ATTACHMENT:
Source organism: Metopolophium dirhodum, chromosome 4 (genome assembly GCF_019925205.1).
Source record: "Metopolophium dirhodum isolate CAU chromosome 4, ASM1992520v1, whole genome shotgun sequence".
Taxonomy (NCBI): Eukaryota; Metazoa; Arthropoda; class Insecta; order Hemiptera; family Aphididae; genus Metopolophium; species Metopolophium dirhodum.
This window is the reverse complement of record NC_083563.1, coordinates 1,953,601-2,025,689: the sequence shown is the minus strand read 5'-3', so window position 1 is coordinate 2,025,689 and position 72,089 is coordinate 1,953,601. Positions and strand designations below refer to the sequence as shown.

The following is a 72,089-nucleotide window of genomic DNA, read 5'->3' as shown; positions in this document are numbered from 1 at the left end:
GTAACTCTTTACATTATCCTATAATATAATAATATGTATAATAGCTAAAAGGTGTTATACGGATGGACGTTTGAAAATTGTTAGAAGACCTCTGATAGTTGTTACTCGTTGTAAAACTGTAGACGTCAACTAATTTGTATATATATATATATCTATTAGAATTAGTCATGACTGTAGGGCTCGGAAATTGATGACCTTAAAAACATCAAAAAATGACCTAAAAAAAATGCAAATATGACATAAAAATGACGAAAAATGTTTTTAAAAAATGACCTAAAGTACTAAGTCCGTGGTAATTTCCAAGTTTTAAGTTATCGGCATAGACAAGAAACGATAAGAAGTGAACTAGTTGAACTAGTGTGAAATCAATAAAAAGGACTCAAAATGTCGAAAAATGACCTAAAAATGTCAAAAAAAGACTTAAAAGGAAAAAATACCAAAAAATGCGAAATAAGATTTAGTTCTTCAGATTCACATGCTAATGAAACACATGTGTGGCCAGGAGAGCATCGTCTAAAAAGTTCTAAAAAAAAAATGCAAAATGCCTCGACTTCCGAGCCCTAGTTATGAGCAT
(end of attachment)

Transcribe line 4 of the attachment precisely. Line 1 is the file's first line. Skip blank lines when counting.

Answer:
This window is the reverse complement of record NC_083563.1, coordinates 1,953,601-2,025,689: the sequence shown is the minus strand read 5'-3', so window position 1 is coordinate 2,025,689 and position 72,089 is coordinate 1,953,601. Positions and strand designations below refer to the sequence as shown.